Some clinicians have cautiously precipitated withdrawal using repeated naloxone injections and then rapidly initiated naltrexone therapy with incremental doses of the drug; this procedure can reduce the transition period from opiate dependence to naltrexone maintenance and generally is well accepted by patients.14 41 196 207
In addition to patient verification of abstinence from opiates, perform urinalysis after the minimum 7- to 10-day waiting period, but prior to administration of naltrexone, to confirm the absence of opiates.1 102 If it is uncertain whether the patient is opiate free, perform a naloxone challenge test prior to administering naltrexone.1 102 247
Naloxone Challenge Test
Perform test prior to induction of naltrexone therapy in patients formerly physically dependent on opiates who have completed detoxification and in those suspected of having been dependent on opiates.1 2 14 15 41 102 162 237
Test should not be performed in patients who are exhibiting signs and/or symptoms of opiate withdrawal, those whose urine shows evidence of opiates, or those in whom there is a high degree of suspicion that opiates are still being used, since naloxone may precipitate potentially severe opiate withdrawal.1 102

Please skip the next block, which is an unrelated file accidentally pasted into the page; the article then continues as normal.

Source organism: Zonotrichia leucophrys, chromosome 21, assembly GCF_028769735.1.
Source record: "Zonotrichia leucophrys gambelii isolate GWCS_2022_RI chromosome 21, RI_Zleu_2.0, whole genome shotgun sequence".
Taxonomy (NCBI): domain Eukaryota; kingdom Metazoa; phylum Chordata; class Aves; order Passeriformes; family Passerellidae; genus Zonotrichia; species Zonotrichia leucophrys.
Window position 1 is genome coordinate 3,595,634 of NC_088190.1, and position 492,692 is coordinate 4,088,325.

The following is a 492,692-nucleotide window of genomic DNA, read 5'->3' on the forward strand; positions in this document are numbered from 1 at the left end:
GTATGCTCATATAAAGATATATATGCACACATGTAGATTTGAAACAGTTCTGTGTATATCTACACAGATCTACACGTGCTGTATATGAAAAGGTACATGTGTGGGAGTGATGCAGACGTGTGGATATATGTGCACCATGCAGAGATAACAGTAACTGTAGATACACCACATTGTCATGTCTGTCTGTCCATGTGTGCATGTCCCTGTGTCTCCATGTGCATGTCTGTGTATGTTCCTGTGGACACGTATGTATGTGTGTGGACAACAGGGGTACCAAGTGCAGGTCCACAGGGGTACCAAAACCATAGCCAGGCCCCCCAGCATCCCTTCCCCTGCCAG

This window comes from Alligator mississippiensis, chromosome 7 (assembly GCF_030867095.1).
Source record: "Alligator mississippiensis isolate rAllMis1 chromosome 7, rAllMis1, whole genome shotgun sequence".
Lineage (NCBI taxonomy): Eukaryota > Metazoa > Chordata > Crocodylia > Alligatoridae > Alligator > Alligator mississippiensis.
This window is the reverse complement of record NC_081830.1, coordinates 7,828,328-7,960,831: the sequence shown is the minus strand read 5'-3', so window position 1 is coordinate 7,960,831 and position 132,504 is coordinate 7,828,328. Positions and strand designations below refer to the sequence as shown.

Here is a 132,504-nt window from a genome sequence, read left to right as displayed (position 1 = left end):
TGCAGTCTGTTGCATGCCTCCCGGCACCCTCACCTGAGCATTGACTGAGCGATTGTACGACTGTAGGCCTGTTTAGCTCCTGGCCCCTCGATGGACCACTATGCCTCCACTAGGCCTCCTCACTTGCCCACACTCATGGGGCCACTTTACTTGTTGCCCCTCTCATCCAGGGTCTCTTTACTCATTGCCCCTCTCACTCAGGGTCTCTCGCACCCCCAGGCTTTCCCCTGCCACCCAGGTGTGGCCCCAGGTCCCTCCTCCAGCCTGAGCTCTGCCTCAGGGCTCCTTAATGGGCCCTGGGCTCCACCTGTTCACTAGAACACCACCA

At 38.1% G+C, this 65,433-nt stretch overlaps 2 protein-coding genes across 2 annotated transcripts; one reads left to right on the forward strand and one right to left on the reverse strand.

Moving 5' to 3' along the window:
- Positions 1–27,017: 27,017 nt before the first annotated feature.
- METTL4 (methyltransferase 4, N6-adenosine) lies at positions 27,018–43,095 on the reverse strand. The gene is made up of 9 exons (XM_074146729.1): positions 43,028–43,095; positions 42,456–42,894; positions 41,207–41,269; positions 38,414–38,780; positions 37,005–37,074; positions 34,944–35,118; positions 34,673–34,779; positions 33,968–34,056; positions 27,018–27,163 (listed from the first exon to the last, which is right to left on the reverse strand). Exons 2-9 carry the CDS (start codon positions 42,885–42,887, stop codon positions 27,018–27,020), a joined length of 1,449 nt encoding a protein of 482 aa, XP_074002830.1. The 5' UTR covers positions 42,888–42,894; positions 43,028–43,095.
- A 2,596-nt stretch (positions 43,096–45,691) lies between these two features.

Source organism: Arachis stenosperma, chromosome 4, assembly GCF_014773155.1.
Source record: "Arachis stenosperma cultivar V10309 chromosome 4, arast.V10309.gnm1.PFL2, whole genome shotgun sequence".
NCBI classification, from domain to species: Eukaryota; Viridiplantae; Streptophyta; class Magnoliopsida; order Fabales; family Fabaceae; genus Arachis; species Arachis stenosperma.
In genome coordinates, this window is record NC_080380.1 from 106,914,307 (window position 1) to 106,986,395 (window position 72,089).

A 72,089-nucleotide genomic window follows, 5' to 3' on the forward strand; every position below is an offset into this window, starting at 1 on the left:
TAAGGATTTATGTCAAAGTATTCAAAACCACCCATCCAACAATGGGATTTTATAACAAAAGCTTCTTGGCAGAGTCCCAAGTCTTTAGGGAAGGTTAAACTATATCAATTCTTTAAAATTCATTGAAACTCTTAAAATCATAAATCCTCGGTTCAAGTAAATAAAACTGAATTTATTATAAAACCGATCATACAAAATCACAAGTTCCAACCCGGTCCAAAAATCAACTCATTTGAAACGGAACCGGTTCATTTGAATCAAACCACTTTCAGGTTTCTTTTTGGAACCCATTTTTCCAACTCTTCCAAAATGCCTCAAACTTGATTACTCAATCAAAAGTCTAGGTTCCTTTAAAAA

Do not attempt naltrexone therapy if signs and/or symptoms of opiate withdrawal (e.g., nasal stuffiness, rhinorrhea, lacrimation, yawning, sweating, tremor, abdominal cramps, vomiting, piloerection, myalgia, skin crawling) are evident following administration of the naloxone challenge test;1 102 instead, repeat the naloxone challenge test in 24 hours.1
Naloxone may be administered IV or sub-Q in the challenge test.1
IV challenge test: Draw 0.8 mg of naloxone hydrochloride into a syringe.1 Administer 0.2 mg initially; while the needle remains in the vein observe the patient for 30 seconds196 for evidence of opiate withdrawal.1 Alternatively, some clinicians recommend 15 minutes for the period of observation. If no evidence of withdrawal is observed, inject the remaining 0.6-mg dose and observe the patient for an additional 20 minutes for evidence of withdrawal.1
Sub-Q challenge test: Draw 0.8 mg of naloxone hydrochloride into a syringe.1 Inject the entire 0.8-mg dose and observe the patient for 20 minutes for evidence of opiate withdrawal.1
If evidence of opiate withdrawal is present, delay naltrexone therapy and repeat the naloxone challenge test in 24 hours with the 0.8-mg dose; repeat the test every 24 hours until results are negative.1 196
If it is uncertain whether the patient is opiate free or is undergoing opiate withdrawal following an initial test, repeat the naloxone challenge test with a 1.6-mg IV dose.1
Administer orally or by IM injection.1 102 247